Exploring neuroimaging using machine learning

Neuroimaging, ways of understanding how the brain produces images, produces sets of data that are high-dimensional and complicated. Ways of interpreting this data provides the means for understanding how the brain encodes and decodes images. In this context, encoding refers to predicting the imaging data given external variables, such as stimuli descriptors and decoding refers to learning a model that predicts behavioral or phenotypic variables from fMRI data. With the way these models can be learned and predicted, supervised machine learning methods can be used to decode images to relate brain images to behavioral or clinical observations. Sci-kit learn can be used for this analysis in making predictions that can be cross-validated.
I’ve explored Nilearn, a Python module that uses simple interfaces for people to apply machine learning to neuroimaging data. This module would allow me to get the best visualizations for raw data and processed results, and it’s built on scikit-learn, a popular Python machine learning module.

In my fMRI project, I re-create the methods of Miyawaki et al. (2008) in inferring visual stimulus from brain activity. In the experiment of Miyawaki et al. (2008) several series of 10×10 binary images are presented to two subjects while activity on the visual cortex is recorded. In the original paper, the training set is composed of random images (where black and white pixels are balanced) while the testing set is composed of structured images containing geometric shapes (square, cross…) and letters. I will use the training set with cross-validation to get scores on unknown data. I can examine decoding (the reconstruction of visual stimuli from fMRI) and encoding (prediction of fMRI data from descriptors of visual stimuli). This would let me look at the relation between stimuli pixels and brains voxels from both angles. The approach uses a support vector classifier and logistic ridge regression in the prediction function in both the decoding and the encoding.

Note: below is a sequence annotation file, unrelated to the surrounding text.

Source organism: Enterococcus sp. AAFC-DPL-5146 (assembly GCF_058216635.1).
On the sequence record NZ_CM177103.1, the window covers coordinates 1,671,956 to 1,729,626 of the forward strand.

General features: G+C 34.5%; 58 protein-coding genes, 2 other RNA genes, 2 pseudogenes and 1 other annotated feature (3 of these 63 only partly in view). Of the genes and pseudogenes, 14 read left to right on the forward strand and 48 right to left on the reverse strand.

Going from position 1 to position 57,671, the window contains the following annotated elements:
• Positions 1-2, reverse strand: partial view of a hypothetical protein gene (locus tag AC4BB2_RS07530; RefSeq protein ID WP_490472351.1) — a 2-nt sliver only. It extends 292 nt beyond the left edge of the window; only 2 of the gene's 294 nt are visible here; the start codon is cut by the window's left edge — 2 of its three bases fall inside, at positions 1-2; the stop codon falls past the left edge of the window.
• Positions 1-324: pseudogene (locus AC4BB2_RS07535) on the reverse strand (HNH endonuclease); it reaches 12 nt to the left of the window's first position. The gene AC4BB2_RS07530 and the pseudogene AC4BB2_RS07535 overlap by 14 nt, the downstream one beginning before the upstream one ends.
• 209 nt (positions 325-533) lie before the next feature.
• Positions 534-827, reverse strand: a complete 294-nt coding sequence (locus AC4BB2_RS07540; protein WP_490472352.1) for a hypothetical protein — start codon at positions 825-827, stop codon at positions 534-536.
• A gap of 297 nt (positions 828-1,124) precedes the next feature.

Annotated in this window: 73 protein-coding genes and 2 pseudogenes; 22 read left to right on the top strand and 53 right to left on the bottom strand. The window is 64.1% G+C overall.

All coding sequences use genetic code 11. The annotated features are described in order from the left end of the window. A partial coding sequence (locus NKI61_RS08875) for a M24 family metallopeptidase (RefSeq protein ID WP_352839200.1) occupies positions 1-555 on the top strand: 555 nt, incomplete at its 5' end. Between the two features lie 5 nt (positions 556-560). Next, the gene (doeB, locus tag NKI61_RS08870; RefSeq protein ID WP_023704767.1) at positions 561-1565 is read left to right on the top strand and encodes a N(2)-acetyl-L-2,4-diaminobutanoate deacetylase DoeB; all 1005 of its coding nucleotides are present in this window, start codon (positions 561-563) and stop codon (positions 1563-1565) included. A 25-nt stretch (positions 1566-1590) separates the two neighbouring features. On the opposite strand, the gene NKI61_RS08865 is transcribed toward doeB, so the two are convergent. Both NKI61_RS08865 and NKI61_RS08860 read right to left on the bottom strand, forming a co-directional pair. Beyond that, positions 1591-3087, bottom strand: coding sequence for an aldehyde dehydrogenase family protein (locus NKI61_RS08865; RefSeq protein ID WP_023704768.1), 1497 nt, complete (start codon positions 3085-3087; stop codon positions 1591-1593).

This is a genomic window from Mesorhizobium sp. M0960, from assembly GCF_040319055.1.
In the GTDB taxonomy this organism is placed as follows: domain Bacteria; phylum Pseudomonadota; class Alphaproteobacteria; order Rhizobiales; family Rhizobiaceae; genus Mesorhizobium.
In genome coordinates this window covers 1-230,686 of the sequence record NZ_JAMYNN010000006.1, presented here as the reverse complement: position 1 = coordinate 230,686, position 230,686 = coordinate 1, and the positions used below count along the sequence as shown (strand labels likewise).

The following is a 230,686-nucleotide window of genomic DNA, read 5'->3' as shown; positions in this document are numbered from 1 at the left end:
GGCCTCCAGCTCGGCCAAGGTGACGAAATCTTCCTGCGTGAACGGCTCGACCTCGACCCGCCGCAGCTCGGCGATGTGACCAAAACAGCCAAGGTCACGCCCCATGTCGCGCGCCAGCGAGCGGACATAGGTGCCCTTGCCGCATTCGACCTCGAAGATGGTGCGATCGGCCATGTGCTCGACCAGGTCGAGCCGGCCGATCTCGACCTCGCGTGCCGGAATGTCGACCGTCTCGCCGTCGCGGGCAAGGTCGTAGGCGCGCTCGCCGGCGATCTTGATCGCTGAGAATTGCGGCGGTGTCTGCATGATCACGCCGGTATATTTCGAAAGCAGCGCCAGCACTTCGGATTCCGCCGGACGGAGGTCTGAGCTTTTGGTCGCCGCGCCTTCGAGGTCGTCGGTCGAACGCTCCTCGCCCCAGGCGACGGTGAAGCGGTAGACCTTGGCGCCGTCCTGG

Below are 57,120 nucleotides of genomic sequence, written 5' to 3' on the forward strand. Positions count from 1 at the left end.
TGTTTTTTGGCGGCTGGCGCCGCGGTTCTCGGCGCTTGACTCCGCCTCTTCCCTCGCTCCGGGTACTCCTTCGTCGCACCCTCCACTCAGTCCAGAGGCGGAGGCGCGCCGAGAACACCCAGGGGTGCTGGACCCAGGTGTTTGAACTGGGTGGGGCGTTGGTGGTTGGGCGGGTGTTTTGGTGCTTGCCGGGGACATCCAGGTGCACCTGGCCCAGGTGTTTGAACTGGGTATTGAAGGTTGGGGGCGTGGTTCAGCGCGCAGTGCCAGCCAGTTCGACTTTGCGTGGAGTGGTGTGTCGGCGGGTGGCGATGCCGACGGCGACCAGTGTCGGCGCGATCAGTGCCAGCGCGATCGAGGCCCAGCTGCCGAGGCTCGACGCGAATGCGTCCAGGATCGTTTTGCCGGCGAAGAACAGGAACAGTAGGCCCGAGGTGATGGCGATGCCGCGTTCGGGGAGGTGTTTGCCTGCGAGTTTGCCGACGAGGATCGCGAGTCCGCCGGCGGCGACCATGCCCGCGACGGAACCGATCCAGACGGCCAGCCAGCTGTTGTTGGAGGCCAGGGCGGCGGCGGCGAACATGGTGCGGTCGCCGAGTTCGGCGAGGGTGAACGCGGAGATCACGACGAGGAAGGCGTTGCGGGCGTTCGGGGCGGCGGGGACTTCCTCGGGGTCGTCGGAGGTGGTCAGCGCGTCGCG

This June, I’ll begin work in a neuroscience lab where I will be using computational methods to study the zebrafish brain. I hope to cultivate more skills as part of this intrinsic, self-driven passion for neuroscience from a computational perspective. The dynamic interplay of experimental and theoretical models in evaluating and re-evaluating hypotheses is fascinating. 


Miyawaki, Y., Uchida, H., Yamashita, O., Sato, M.-A., Morito, Y., Tanabe, H. C., et al. (2008). Visual image reconstruction from human brain activity using a combination of multiscale local image decoders. Neuron 60, 915–929. doi: 10.1016/j.neuron.2008.11.004

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